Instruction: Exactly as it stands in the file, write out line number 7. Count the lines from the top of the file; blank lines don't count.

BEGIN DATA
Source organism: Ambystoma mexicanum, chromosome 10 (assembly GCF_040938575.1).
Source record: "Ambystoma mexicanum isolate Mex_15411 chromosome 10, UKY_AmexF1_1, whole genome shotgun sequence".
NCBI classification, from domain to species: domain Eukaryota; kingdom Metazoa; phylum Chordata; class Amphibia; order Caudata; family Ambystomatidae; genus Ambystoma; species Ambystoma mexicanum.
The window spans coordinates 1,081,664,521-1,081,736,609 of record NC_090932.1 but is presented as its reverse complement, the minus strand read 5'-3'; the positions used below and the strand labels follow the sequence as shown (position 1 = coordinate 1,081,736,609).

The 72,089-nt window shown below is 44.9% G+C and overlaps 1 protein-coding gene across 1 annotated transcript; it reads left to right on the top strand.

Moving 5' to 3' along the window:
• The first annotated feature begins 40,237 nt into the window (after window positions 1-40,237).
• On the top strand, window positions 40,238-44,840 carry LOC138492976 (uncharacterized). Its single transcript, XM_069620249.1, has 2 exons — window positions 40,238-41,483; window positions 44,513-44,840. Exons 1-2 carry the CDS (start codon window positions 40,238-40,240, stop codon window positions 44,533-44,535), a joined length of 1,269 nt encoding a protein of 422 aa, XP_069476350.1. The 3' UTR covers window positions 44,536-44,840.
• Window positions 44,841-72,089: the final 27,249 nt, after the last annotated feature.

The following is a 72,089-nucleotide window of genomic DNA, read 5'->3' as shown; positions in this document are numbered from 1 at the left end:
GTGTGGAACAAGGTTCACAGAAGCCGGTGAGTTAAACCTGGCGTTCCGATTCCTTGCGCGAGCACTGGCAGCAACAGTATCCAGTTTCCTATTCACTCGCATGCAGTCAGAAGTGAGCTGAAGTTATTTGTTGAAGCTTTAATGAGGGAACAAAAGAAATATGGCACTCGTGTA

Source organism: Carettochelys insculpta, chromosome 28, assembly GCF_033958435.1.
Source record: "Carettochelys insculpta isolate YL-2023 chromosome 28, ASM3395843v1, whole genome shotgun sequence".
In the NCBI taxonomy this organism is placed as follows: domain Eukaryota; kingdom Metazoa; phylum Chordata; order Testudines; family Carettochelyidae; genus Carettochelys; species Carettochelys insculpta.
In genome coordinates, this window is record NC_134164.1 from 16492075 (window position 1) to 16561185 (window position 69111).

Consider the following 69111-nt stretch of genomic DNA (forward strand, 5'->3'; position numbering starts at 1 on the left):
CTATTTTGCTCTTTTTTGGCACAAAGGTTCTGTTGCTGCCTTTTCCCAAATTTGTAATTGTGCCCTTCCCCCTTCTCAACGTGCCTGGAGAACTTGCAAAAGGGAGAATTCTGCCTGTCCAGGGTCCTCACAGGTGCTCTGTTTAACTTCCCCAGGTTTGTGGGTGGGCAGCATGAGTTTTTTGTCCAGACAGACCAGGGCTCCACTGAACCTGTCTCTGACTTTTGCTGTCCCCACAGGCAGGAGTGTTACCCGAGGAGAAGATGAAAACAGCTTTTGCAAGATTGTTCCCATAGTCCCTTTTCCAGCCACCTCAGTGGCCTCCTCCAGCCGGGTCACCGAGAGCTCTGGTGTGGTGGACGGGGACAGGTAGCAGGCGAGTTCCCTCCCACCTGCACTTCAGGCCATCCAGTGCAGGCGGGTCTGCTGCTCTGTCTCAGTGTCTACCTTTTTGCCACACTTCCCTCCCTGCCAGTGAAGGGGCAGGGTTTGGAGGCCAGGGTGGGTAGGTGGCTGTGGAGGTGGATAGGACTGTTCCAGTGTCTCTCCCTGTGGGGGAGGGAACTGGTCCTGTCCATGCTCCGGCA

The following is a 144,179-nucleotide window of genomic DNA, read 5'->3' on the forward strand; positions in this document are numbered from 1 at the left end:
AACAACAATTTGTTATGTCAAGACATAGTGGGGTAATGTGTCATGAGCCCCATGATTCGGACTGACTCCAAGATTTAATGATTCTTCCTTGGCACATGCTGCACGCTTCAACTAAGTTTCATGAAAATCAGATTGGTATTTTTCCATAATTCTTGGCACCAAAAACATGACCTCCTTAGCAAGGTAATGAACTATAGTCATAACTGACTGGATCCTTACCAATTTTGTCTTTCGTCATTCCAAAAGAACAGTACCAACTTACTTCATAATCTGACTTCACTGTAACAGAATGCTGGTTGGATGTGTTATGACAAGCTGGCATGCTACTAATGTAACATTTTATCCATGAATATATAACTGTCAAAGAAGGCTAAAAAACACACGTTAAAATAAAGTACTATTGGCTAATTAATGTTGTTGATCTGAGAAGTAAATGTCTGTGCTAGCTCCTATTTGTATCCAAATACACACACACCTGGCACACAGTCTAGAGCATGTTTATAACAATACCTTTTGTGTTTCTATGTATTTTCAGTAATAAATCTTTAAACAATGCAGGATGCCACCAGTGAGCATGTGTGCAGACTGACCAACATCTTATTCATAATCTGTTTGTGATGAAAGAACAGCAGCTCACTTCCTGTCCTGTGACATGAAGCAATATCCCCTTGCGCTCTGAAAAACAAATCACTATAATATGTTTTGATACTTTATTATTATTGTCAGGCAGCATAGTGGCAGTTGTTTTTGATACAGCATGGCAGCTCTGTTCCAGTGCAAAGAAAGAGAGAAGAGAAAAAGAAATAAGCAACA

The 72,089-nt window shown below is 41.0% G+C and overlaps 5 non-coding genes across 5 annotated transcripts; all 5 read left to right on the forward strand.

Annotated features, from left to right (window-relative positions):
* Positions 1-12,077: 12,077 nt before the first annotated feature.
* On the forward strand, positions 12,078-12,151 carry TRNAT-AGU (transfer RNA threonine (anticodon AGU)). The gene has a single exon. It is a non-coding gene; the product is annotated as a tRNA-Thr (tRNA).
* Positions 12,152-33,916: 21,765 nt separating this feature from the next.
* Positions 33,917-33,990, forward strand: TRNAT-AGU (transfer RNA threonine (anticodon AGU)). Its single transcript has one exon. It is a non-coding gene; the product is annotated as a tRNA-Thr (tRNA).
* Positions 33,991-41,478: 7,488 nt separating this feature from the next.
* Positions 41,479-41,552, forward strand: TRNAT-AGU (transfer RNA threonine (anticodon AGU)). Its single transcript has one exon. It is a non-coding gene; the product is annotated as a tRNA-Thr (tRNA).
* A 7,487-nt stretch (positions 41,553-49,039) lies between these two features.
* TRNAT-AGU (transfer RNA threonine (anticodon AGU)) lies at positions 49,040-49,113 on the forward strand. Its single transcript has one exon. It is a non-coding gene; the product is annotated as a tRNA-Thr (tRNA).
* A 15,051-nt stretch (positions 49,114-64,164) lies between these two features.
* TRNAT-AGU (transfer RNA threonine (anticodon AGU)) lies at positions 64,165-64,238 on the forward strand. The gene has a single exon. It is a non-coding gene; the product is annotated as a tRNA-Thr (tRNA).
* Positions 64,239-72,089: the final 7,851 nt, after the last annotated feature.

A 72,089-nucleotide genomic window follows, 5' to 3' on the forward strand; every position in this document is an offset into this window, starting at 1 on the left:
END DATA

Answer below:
• The first annotated feature begins 40,237 nt into the window (after window positions 1-40,237).